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Paramount Home Video delivers all 29 episodes of Star Trek: The Original Series - Season One in their original broadcast order, looking good and sounding great. (These are the same cleaned-up source masters used for Paramount's previous 40 overpriced two-fer discs, though these new transfers raise the bar a little higher.) The imagery is sharp and vivid, and this most boldly colorful of all Star Treks really pops off the screen. The prints are generally quite clean, with some old dirt and film grain most visible where they've always been, in layered composite special effects such as the Enterprise orbiting a planet. A slight vertical jitter marring the previous DVD release of "City on the Edge of Forever" carries over here. Otherwise, these are impressive prints and transfers. Each episode defaults to a well-produced DD 5.1 audio remix that makes sexy use of a modern home theater system. The clear, clean, strong sound has received a surround treatment that enhances without being intrusive. The Enterprise whooshes past your ears (pointed or otherwise), the bridge sound effects place you in the big center seat, and your subwoofer kicks in more often than Sulu falls out of his chair. A DD 2.0 Surround remix is also available.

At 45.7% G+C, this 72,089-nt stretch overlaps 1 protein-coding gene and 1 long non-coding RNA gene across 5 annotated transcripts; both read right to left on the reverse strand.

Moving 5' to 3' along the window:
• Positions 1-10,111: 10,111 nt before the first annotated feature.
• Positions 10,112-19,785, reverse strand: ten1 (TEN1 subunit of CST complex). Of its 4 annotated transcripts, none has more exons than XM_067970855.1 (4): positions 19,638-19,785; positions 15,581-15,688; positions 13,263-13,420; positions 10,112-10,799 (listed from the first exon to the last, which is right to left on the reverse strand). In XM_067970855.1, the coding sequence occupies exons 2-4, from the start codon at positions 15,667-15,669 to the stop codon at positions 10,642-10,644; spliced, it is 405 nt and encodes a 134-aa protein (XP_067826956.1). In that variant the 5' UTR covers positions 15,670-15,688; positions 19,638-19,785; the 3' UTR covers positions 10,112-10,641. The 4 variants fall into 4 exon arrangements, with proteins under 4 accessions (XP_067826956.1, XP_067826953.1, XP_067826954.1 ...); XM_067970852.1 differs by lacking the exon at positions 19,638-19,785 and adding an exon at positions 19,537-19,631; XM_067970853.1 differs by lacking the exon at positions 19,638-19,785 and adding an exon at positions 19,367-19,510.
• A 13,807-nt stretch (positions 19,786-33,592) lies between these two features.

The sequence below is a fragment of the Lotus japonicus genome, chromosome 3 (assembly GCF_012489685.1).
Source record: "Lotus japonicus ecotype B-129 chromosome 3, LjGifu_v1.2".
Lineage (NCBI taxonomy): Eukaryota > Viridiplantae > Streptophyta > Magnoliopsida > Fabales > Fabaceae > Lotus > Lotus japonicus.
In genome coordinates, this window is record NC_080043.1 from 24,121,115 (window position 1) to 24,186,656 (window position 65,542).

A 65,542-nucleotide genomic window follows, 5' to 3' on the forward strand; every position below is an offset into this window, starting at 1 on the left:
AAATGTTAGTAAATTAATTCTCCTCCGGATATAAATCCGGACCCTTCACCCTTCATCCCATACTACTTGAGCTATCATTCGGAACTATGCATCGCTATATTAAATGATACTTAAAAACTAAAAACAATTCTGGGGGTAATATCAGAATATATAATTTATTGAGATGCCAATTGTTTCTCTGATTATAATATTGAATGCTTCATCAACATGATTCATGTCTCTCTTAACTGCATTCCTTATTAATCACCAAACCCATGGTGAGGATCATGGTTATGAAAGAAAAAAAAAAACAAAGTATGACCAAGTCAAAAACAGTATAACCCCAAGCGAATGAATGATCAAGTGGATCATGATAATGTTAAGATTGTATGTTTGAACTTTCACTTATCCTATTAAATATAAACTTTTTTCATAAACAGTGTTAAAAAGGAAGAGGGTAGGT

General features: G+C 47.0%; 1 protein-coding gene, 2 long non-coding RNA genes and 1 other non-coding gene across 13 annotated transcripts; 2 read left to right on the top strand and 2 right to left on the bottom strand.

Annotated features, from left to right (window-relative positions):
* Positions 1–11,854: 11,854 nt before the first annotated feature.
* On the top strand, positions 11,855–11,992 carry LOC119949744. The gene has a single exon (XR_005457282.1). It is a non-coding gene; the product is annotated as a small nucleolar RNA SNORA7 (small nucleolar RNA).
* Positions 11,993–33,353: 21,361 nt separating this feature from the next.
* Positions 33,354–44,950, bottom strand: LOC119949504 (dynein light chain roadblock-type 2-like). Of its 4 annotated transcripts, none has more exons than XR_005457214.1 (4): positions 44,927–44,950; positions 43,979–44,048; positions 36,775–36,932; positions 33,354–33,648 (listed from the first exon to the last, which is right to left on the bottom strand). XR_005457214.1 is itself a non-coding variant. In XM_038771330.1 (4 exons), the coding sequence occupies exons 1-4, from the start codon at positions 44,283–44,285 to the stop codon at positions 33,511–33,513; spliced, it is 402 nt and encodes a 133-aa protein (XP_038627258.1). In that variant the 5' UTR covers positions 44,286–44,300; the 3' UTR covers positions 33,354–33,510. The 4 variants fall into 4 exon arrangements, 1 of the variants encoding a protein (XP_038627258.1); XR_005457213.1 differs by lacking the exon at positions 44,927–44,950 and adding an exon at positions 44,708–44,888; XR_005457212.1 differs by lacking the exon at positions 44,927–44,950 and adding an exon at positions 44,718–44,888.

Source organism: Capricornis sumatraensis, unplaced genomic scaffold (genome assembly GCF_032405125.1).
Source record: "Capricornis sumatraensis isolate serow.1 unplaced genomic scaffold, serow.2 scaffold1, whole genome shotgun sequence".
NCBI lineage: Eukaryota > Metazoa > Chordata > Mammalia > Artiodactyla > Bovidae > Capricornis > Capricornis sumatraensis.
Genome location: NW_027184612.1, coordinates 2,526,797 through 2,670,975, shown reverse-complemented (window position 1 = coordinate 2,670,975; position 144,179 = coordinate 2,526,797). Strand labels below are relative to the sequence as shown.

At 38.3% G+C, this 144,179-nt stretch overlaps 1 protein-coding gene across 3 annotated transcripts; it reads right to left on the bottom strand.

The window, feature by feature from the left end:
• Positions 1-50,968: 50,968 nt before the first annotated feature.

The rather humdrum special features start with pop-up Text Commentary (really just banal trivia) by Michael and Denise Okuda on four episodes. Featurettes dishing up production history and fanzine fluff start with "The Birth of a Timeless Legacy" (24:15), which compiles new and archival interview footage on the show's conception and development, with series creator Gene Rodenberry, producer Robert Justman, writer D.C. Fontana, William Shatner, Leonard Nimoy, Nichelle Nichols, George Takei, James Doohan, and others. In "Life Beyond Trek: William Shatner" (10:27), the man who defeated the Gorn gives us a puff piece on his love for his horses. "To Boldly Go... Season One" (18:59) reminisces about the debut year, with Nimoy, Shatner, guest stars Ricardo Montalban and William Campbell, and more. Nimoy reconciles with his unkillable alter ego in "Reflections on Spock" (12:12).